About Michael Newberry
Michael Newberry is nearing his fourth decade as a full time artist, and he lives primarily from art sales to private collectors. Most recently (March 2012) his monumental work, Lovers Jumping, became part of Chan Luu’s art collection. Michael has primarily shown with institutions and through his studio – by-passing commercial galleries.
Michael specializes in innovative major figurative works; powerfully unique pastel drawings; and luminescent charcoal drawings. He shares his knowledge through mentoring, regularly giving classes, and through his online art tutorials. In the 90′s he taught Foundation life drawing, still life, and painting at Otis College of Art and Design in Los Angeles.
He is a pioneer in integrating figurative art fundamentals with new insights into composition, subject matter, color theory, and spatial depth. He has a thorough understanding of great masters such as da Vinci, Michelangelo, Rembrandt, Vermeer, and Monet. And he draws inspiration from travels, international food, good friends, and the creative life.
Ockham’s Razor is publishing an art book of art of his tutorials in 2013.
Step by Step Charcoal Drawing Demonstration
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Charcoal drawing is 30,000 years old and marks the dawn of humankind. When drawn on great paper is one of the easiest and most rewarding techniques in all visual art. It is perfect for the beginner, because it quickly conveys the image; mistakes are easily corrected; and it naturally enhances light effects. It holds challenges to expert artists as well: it lends itself to the extremes of the freedom of action drawing or insanely subtle realism.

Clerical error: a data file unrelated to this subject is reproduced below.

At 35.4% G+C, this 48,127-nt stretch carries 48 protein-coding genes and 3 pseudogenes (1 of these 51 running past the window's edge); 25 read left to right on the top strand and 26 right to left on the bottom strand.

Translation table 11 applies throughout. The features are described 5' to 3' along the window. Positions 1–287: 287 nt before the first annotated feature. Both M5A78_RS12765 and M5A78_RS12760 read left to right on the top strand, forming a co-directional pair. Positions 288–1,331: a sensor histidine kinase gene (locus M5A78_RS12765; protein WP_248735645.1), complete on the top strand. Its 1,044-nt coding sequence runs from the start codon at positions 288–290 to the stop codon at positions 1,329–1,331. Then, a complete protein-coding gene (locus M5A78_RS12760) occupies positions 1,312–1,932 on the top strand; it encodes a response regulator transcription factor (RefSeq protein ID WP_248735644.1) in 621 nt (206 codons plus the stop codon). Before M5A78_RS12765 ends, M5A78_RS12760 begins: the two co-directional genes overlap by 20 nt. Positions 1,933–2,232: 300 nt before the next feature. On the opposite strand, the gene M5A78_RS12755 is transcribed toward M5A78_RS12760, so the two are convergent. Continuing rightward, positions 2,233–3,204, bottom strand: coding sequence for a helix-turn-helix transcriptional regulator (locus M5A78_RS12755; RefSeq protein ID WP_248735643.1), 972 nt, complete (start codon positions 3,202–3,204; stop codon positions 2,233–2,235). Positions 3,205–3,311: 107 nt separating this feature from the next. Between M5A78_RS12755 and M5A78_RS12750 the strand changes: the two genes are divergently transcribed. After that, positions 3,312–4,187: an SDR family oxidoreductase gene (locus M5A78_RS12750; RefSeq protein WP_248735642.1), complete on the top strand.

- Rives BFK paper.
- Kneaded eraser, Pink Pearl eraser. Optional, a drawing eraser.
- Straight edge.
- 6 B charcoal pencils. Generals.
- Flat compressed charcoal stick, soft. Alpha Color is a good brand.
- Portfolio Cachet, 20 x 26 inches. It is lightweight, and double as an excellent drawing board.
- Metal Clips.
- Shop Mechanics Paper Towels (hardware stores).
- Sennelier charcoal or pastel fixative.
- Glassine paper, to protect your finished drawing.
- Exacto knife, for sharpening the charcoal pencil.
You need a great paper. Inferior papers simply cannot withstand repeated erasing; they lose the paper’s integrity and become resistant to edits after a couple of minutes. My favorite paper is Rives BFK, found in good art stores. It is 100% cotton rag, acid free. It comes in white, off white, and in heavy to light sheets. I prefer medium. A heavy sheet is excellent if you want to work on your project for weeks or months. I tend to work about 10 to 20 hours on a finished charcoal.
Starting with an oversized sheet, about 40 x 29 inches, and I will trim it down to 19 x 26 inches. Here marking where it will be divided.
With great paper like Rives, it is fine art practice to tear the sheet instead of cutting it with a blade or scissors. After I have marked the dimensions, I use a straight edge to make the tear—careful to keep pressure along the straight edge with my left hand as a tear with my right. Very easy, if done carefully.
Most quality papers have a watermark, which you can see when you hold them up to the light. The side where the water mark reads normally is the front, the side you want to draw on. Though, it is not the end of the world if you end up drawing on the back.
Place the paper on your portfolio/drawing board using metal clips. Then using the flat side of the compressed charcoal stick, I gently, very gently, spread an even layer of charcoal over the paper. The more gently you can do this now, works to your advantage later – because it will be easier to erase the highlights.
Note: You will notice that you will get impressions from the flat surface under the paper. You might want to place another piece of same size paper underneath your drawing paper for more even tone.
Using Shop Mechanics’ paper towels gently blend the charcoal to moderately smooth finish. A smooth finish now gives more kick and power to your shadows and highlights later.
The preparation takes about 10 to 15 minutes. Now you are ready to start drawing.
In Charcoal Drawing Part 2, I will show you the stages of blocking out the shadows to the finishing touches of wonderful highlights.
I hope you enjoyed seeing charcoal in a fresh way.